Purple cardboard boxes appeared around campus after sophomore Justin Ventura started a clothing drive for Catie’s Closet, a non-profit that provides clothing and toiletries for children in need.
“I thought, ‘Why can’t we as a community here at Emerson try to come together and help these kids out?’” Ventura said.
Catie’s Closet’s staff goes to schools and fills empty classrooms with donated clothing for kids in kindergarten to 12th grade. Children come in and discreetly pick a week’s worth of clothing. Executive Director and co-founder Mickey Cockrell said the idea for the organization was born after learning her niece Catie went to school with children who were homeless.
She passed away several months after, and Cockrell said her family felt inspired to provide resources these children needed. It now operates within 70 schools and supports 37,000 children in Massachusetts and New Hampshire.
The clothing drive quickly gained momentum thanks to the help of Ventura’s former professor and Emerson’s Director of Nonprofit Communications Cathryn Edelstein. At the end of the first day of the drive on Nov. 26, Ventura said he already collected one and a half garbage bags.
Ventura and Edelstein put the boxes in the Piano Row lobby, the Dining Center, the Iwasaki Library, and the Emerson’s Fitness Center until Dec. 17.
“People head out for winter break, and maybe they’re taking clothes home with them and they see an extra sweater or an extra pair of pants, or maybe even shoes or socks they don’t wear that often that they might want to donate,” Ventura said. “I thought it would be a good idea to run it all the way up until winter break.”
Ventura told Edelstein he wanted to hold a clothing drive at Emerson last year when he took her class. Edelstein said she immediately thought of Catie’s Closet because of a TED Talk Cockrell gave.
“I was so thrilled, when he asked me, to be able to say Catie’s Closet, because they do incredible work,” Edelstein said.
Edelstein said Cockrell told her lack of access to basic necessities is one of the top reasons students miss school.
“I’ll never forget when she first said that. I was like, ‘Wow, you don’t think about that,’” Edelstein said. “Especially, I remember, she said especially for girls that are just developing, and they don’t have bras, they don’t have clothes that fit. And they just feel they’ll be made fun of if they go. And you don’t think about things like that.”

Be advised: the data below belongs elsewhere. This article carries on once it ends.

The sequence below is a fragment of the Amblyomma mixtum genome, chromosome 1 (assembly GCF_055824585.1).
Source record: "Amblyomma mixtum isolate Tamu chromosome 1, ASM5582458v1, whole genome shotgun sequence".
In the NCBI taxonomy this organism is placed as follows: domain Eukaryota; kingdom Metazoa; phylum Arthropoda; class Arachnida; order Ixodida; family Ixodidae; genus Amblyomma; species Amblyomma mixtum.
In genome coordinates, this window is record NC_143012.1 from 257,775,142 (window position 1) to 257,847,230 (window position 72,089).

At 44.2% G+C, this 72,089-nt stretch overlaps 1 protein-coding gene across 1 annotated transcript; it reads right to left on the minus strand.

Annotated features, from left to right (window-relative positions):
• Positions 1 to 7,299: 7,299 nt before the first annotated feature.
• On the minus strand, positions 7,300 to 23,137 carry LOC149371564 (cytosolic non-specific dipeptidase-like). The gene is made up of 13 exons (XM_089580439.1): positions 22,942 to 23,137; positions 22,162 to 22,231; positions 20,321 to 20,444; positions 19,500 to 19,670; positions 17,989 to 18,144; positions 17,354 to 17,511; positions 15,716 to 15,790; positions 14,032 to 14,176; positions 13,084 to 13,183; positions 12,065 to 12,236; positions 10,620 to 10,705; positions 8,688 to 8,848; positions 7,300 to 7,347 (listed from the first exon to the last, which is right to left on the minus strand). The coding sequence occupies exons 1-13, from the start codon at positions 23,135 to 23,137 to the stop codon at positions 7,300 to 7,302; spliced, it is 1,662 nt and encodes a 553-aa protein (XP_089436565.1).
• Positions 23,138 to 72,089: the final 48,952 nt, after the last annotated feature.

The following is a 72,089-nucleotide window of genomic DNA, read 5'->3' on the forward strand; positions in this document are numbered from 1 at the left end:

Edelstein said she introduced Ventura to Cockrell and reached out to the Division of Student Affairs.
“They said he couldn’t do it as an individual—you have to be part of an official club. And you also need a letter from the non-profit saying that they know this is happening, and that there is a date when they’re going to come and collect the marchandise,” she said.
Edelstein said she pushed for the Communications Studies Department and the Athletic Department, since Ventura plays on the men’s basketball team, to sponsor the clothing drive.
“The Athletic Department is supporting him by getting all the athletes involved so that they bring donations in,” she said. “He wanted their support, and he needed my support.”
Ventura then came into Edelstein’s Introduction to Nonprofit Communication Management class this semester to get advice from students on how to efficiently run the drive.
Junior Althea Smith was in Edelstein’s class when Ventura presented his idea. She ended up providing the design for the fliers around campus.
“A lot of my friends, I go into their dorm rooms and they have clothes just spilling out of all the storage, and they don’t even have enough room for everything they have,” Smith said. “I thought that might inspire some people to donate their clothes. I highlighted the fact that they would be having more room.”
Cockrell said they accept and encourage all kinds of gently used clothing donation, but need boys and men’s wear the most.
“I don’t even get to see the faces of these kids yet that get these clothes, and I’m probably not going to ever get to, which kind of sucks, but I know that it’s going to help someone in the end,” Ventura said. “It’s just a good feeling to know that you’re doing something for someone else. You may not know who they are, but they’re struggling, and you just have to kind of keep that in mind.”